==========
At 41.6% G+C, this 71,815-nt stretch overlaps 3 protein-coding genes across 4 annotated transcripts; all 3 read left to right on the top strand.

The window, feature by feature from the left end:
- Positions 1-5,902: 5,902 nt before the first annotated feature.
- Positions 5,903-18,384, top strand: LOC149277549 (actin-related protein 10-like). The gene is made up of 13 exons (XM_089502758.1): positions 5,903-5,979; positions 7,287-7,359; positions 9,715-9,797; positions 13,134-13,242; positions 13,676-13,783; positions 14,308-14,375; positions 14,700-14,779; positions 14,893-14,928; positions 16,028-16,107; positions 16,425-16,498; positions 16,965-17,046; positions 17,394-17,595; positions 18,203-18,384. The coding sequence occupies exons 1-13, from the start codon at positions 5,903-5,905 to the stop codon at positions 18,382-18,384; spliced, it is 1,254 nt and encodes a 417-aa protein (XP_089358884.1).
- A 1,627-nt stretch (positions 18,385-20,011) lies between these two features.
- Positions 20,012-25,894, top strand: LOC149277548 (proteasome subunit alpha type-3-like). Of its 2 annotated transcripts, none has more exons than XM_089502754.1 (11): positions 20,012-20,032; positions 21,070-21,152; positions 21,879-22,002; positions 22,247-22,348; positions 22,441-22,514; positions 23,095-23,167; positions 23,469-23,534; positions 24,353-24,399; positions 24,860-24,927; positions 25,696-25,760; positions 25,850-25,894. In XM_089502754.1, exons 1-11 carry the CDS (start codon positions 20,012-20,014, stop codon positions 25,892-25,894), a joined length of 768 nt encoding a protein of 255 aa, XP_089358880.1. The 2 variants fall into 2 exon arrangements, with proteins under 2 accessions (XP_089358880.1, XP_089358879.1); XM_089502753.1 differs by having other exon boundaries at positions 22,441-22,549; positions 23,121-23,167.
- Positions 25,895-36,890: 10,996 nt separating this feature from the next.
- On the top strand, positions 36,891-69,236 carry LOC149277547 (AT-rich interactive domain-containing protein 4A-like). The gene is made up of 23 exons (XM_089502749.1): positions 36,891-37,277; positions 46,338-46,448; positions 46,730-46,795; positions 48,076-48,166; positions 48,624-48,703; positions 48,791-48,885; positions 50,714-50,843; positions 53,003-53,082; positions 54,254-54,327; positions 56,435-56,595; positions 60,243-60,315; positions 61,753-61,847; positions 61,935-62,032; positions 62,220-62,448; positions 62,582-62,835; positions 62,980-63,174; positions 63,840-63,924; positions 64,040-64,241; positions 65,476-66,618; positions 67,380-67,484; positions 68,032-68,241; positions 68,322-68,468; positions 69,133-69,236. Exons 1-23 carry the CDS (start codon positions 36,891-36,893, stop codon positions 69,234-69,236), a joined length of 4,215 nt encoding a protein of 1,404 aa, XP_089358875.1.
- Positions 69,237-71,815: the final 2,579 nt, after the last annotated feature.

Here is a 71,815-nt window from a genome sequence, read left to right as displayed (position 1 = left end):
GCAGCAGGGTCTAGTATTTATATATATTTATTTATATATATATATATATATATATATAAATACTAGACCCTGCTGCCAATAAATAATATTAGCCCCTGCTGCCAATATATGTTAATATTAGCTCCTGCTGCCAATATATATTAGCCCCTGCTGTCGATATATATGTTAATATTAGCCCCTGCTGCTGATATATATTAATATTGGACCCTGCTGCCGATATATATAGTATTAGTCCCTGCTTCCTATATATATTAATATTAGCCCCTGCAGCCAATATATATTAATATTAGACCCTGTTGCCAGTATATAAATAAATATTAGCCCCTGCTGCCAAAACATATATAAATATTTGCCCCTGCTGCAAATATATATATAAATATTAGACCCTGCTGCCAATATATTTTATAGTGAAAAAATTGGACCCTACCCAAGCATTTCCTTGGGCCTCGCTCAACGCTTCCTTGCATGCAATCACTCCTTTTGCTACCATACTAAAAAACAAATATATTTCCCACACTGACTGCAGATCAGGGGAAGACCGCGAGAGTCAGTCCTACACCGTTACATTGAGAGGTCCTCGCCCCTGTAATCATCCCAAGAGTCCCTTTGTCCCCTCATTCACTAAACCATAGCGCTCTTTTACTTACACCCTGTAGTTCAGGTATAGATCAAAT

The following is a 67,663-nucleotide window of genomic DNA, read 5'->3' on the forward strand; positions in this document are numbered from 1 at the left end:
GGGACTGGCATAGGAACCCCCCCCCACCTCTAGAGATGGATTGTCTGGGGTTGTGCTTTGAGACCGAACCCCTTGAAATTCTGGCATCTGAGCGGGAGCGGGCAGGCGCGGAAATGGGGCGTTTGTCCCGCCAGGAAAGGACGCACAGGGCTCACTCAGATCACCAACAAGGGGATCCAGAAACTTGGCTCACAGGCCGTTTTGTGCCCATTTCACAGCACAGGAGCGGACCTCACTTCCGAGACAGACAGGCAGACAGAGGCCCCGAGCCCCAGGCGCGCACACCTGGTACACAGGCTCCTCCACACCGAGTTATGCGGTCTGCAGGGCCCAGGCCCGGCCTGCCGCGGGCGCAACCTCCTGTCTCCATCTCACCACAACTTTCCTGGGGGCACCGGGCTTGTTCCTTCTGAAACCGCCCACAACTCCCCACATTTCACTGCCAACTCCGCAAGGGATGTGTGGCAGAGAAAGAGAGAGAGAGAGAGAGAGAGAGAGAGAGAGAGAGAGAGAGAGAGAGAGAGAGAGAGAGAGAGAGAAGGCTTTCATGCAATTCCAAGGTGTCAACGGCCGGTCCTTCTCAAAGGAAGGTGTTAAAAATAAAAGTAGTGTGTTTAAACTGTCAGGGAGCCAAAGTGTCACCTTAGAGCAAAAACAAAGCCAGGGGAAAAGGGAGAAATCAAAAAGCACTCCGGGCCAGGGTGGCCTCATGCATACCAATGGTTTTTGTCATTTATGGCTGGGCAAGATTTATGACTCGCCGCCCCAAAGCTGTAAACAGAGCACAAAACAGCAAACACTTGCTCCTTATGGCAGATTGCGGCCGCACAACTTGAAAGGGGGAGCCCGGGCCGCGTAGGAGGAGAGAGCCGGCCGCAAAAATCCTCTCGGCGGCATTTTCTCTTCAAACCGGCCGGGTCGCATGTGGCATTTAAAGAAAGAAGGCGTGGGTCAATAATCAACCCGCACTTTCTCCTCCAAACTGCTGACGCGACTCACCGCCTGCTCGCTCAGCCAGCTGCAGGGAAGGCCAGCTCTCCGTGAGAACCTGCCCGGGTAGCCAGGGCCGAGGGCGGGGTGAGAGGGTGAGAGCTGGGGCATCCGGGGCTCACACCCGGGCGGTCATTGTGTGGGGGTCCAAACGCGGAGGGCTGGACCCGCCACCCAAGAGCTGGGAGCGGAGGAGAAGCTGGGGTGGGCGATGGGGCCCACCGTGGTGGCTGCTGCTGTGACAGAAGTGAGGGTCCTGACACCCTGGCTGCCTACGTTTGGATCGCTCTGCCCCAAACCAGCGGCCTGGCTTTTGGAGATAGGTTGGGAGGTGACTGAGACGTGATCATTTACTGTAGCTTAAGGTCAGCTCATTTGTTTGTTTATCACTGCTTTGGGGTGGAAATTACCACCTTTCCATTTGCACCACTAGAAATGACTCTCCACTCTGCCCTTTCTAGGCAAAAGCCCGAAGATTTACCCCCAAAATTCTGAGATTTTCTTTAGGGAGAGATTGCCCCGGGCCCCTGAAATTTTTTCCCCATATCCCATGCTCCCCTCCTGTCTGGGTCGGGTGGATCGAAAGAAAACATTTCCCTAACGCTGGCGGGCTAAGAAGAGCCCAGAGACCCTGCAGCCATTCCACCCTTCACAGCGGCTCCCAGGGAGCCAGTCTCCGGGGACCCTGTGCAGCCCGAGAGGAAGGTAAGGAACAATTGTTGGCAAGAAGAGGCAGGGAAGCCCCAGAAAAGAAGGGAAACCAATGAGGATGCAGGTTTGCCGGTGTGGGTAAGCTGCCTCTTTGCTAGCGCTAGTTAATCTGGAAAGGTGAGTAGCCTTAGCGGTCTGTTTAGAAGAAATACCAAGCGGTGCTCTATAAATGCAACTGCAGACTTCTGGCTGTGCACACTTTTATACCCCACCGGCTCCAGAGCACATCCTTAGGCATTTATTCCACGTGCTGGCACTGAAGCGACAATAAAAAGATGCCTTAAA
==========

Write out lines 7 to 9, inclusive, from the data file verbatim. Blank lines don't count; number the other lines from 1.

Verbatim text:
- Positions 25,895-36,890: 10,996 nt separating this feature from the next.
- On the top strand, positions 36,891-69,236 carry LOC149277547 (AT-rich interactive domain-containing protein 4A-like). The gene is made up of 23 exons (XM_089502749.1): positions 36,891-37,277; positions 46,338-46,448; positions 46,730-46,795; positions 48,076-48,166; positions 48,624-48,703; positions 48,791-48,885; positions 50,714-50,843; positions 53,003-53,082; positions 54,254-54,327; positions 56,435-56,595; positions 60,243-60,315; positions 61,753-61,847; positions 61,935-62,032; positions 62,220-62,448; positions 62,582-62,835; positions 62,980-63,174; positions 63,840-63,924; positions 64,040-64,241; positions 65,476-66,618; positions 67,380-67,484; positions 68,032-68,241; positions 68,322-68,468; positions 69,133-69,236. Exons 1-23 carry the CDS (start codon positions 36,891-36,893, stop codon positions 69,234-69,236), a joined length of 4,215 nt encoding a protein of 1,404 aa, XP_089358875.1.
- Positions 69,237-71,815: the final 2,579 nt, after the last annotated feature.